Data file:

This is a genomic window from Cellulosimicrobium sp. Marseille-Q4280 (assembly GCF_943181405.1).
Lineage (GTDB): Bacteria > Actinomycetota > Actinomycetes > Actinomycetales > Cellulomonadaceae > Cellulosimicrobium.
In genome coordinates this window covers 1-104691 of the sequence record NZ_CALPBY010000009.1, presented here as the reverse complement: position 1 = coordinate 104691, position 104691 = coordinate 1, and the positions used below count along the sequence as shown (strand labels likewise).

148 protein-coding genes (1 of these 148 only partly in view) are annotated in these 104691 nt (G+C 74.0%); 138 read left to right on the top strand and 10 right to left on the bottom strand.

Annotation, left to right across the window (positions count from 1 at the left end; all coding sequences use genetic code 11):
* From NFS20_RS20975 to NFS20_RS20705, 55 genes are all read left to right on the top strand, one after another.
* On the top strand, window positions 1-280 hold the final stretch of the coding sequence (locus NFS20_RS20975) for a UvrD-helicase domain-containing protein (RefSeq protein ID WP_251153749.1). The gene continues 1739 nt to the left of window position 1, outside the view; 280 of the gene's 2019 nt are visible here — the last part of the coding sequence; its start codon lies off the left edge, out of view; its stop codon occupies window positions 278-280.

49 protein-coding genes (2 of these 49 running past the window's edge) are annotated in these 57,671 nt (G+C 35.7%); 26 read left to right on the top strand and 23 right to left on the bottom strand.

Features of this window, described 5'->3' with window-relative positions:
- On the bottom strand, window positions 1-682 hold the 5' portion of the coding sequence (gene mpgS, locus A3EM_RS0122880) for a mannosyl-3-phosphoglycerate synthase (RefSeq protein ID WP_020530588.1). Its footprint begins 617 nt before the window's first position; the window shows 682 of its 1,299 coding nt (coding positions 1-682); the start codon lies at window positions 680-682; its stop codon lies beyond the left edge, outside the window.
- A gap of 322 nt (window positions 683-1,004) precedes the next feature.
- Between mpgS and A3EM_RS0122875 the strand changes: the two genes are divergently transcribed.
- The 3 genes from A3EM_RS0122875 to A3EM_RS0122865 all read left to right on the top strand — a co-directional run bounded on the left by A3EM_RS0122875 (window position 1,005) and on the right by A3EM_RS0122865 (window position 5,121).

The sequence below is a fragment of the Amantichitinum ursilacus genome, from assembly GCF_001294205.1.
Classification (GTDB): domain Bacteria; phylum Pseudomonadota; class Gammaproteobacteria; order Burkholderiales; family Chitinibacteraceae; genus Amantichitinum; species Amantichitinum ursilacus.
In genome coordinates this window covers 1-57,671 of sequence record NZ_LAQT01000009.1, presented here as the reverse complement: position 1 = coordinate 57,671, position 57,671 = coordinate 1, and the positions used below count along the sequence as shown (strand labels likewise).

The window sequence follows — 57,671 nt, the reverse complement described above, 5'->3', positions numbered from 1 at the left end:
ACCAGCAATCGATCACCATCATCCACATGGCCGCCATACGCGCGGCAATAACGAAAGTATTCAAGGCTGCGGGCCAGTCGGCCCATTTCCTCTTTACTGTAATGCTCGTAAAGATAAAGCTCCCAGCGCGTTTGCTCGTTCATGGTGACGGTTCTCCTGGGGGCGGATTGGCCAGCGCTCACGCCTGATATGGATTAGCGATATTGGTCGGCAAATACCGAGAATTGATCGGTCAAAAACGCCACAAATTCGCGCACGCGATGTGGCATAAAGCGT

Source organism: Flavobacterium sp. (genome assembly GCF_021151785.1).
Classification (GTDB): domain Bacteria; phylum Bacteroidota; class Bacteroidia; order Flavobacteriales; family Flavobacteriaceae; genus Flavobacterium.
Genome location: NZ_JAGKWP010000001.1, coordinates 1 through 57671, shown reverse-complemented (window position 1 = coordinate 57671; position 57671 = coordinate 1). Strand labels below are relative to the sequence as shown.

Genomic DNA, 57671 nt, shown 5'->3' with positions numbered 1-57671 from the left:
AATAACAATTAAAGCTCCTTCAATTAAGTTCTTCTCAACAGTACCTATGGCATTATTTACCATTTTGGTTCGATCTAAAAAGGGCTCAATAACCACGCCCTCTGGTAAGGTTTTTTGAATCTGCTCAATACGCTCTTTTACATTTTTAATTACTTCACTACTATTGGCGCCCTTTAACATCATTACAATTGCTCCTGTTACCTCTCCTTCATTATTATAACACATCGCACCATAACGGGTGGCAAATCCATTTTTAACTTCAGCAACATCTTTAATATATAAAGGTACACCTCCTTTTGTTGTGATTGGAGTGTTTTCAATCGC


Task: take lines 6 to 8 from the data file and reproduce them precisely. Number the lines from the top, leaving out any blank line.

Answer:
* From NFS20_RS20975 to NFS20_RS20705, 55 genes are all read left to right on the top strand, one after another.
* On the top strand, window positions 1-280 hold the final stretch of the coding sequence (locus NFS20_RS20975) for a UvrD-helicase domain-containing protein (RefSeq protein ID WP_251153749.1). The gene continues 1739 nt to the left of window position 1, outside the view; 280 of the gene's 2019 nt are visible here — the last part of the coding sequence; its start codon lies off the left edge, out of view; its stop codon occupies window positions 278-280.

49 protein-coding genes (2 of these 49 running past the window's edge) are annotated in these 57,671 nt (G+C 35.7%); 26 read left to right on the top strand and 23 right to left on the bottom strand.